ISIL's sectarian strategy has reached London's streets

A strategy that worked to devastating effect in Iraq and Syria is being imported into Europe. The wrong political response will mean walking into that trap, writes Faisal Al Yafai

A police officer patrols the street in the London Bridge area of London. Politicians have already promised a tough response after last week's terror attack. (AP Photo/Alastair Grant)
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Londoners have not taken kindly to the idea that their city was shaken by last weekend's terror attack. Ordinary people tweeted their disdain for ISIL, but more specifically for the idea an attack could change their way of life. The city “will never be cowed”, said London’s mayor, Sadiq Khan.

Analysts, too, have pointed out that the UK has faced much worse. Throughout the 1970s and 1980s, Britain suffered far more terrorist attacks at the hands of the IRA, with far greater loss of life.

That's true, of course, but it misses a crucial aspect: an entire generation has grown up without any real knowledge of life under terrorist attack. In Britain, the worst of the Troubles were much worse than the current threat from Islamist terrorism – but millions of Britons are too young to remember the IRA's bombs and the fear on London's streets. This is a new experience and most are simply unwilling to accept that the current situation will become a new normal.

That is a serious political challenge for the UK. Because ISIL's sectarian strategy, used to great effect in the Middle East, is being imported into Europe. And the wrong political choices will walk the UK directly into the jaws of a trap set by ISIL.

ISIL prefers to pose as protectors. Their sectarian strategy in Iraq was to pose as protectors of the Sunni population against the sectarian policies of a Shia-led government. In Europe, they want to do the same, splitting Muslim communities from the general population, so that they turn to ISIL for protection – and, even better, leave to populate their “caliphate”.

In jihadist circles, this is called the strategy of the “grey zone”. By attacking European cities, ISIL hopes to provoke a backlash against Muslim communities in Europe – forcing them to choose between European governments (who may be enacting oppressive measures against them) and ISIL.

And it could just work. Not only because of the way people react to terror attacks, but because of wider issues in Europe. As so often with political tectonic shifts, there are other major political forces acting simultaneously.

Russia is also seeking the destabilisation of Europe. There are suspicions that Russia has supported anti-European parties such as Britain’s Ukip and France’s National Front – certainly Russia's English-language media has given their views a platform. Just last week, intelligence reports demonstrated that Russian spies have been provoking discord in Balkan countries.

The result is that European countries are internally divided, unable to agree a common front. Islamist extremist groups thrive in that environment – the fragmentation helps their central argument, that Muslims cannot be safe anywhere but under their "caliphate".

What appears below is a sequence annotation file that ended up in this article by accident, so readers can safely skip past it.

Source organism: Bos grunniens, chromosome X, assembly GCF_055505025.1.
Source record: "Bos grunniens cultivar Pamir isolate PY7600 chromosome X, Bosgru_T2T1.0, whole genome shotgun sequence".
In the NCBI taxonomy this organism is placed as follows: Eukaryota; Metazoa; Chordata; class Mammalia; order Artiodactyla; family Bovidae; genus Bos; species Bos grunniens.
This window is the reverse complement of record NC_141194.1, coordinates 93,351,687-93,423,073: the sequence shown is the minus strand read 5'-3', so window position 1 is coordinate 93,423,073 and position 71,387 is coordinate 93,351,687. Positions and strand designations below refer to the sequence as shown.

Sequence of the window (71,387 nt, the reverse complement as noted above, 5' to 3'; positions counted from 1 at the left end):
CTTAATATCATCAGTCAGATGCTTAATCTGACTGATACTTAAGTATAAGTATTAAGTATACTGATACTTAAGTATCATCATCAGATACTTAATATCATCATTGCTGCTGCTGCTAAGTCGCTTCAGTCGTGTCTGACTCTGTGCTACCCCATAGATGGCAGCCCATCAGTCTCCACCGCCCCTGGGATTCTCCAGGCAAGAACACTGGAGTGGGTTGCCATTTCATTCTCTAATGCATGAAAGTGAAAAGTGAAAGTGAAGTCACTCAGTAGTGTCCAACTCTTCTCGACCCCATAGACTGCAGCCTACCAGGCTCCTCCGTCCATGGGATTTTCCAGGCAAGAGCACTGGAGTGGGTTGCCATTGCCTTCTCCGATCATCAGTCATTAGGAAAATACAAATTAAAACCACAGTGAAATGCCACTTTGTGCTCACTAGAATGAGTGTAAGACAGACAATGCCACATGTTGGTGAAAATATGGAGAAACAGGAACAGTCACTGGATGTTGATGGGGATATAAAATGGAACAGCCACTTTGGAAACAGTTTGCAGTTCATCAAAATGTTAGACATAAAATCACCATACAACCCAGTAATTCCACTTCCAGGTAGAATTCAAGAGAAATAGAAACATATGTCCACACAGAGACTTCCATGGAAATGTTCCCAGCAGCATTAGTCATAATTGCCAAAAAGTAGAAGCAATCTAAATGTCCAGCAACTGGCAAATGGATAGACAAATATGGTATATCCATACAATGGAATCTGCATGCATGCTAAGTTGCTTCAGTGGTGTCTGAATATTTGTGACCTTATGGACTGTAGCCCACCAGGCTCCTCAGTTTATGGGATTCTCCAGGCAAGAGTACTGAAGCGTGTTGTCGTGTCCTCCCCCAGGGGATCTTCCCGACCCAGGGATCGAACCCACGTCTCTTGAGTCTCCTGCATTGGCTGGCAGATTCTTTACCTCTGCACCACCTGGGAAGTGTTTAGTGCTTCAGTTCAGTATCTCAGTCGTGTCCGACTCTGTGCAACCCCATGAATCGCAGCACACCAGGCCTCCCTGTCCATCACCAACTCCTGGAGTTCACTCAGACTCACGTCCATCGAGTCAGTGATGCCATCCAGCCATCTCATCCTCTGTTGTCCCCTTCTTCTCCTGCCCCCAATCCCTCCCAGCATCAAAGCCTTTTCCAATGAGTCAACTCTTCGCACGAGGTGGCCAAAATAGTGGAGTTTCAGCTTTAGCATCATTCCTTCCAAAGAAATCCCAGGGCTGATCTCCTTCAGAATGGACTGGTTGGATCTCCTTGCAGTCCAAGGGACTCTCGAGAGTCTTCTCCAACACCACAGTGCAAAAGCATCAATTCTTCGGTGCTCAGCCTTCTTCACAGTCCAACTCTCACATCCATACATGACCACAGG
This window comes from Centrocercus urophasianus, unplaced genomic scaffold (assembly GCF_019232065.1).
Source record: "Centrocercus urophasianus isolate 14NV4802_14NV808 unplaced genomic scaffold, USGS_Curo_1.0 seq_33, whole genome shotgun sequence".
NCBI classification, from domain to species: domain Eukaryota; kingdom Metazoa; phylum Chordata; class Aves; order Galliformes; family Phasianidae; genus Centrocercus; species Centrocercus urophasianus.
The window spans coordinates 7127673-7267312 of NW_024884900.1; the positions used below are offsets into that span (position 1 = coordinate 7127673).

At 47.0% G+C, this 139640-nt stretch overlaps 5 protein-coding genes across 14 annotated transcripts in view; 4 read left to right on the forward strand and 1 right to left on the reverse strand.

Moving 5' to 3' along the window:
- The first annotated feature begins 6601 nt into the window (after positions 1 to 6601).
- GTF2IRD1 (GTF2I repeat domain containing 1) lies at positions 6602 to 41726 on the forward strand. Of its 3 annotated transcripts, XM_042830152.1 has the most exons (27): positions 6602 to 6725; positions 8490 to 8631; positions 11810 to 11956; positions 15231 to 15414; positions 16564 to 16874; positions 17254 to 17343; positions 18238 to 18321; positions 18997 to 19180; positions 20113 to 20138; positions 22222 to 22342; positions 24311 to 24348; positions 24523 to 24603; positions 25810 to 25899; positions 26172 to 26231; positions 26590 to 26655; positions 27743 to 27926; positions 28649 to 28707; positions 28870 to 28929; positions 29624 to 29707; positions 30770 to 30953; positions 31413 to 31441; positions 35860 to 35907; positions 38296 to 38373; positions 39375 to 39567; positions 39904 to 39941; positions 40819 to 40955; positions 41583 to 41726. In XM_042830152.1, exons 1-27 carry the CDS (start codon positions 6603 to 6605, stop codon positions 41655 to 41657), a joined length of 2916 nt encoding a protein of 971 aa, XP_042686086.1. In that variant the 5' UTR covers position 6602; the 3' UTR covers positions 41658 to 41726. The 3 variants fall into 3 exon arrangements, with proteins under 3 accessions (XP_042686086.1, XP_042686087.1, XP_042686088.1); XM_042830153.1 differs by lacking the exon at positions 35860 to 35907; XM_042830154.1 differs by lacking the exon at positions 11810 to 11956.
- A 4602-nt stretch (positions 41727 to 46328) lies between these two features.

This strategy is not limited to ISIL. The way to understand the current threat of Islamist extremism is to see it as a set of ideas, akin to communism, which is currently spearheaded by one particular group, in this case ISIL. But just as the mantle of leadership of violent Islamism passed from Al Qaeda to ISIL, so it could pass again. If ISIL are sufficiently degraded in Syria and Iraq, they could vanish as a cohesive force. In their place, a new group could emerge, or the leadership could pass to another group, such as AQAP in Yemen or Boko Haram in West Africa.

Just as with political parties, once their popularity wanes, so their funders and supporters will go elsewhere. ISIL's strategy is fundamentally a political strategy – by dividing European communities, it hopes to secure its long-term status as a political force.

Contrary to the debate in the UK about foreign policy as a motivator of these crimes – which, while it has some merits, is not the whole story – ISIL is choosing its attacks based on where it thinks it can gain the most recruits.

The two European countries that ISIL has hit hardest are Turkey and France, both places with significant Muslim populations who could be drawn into the conflict. The recent attacks in the UK were certainly designed to influence this week's general election, but ISIL clearly feel there is a chance that Britain's Muslim communities can be cleaved from the broader population.

It will be up to politicians to prove them wrong. And that's where things get tricky. Because politicians prefer to respond to public pressure with concrete policy proposals. “Solidarity”, “community cohesion”, keeping calm and carrying on – these are not policy proposals.

When the angry voices of the public are harnessed by the media, the chorus becomes too loud for politicians to ignore. That is the point of danger and the point of leadership, the moment when political choices can make the situation worse. With the rhetoric already rising from 10 Downing Street, and a public seeking solutions, politicians could easily tiptoe towards ISIL's trap.

On Twitter: @FaisalAlYafai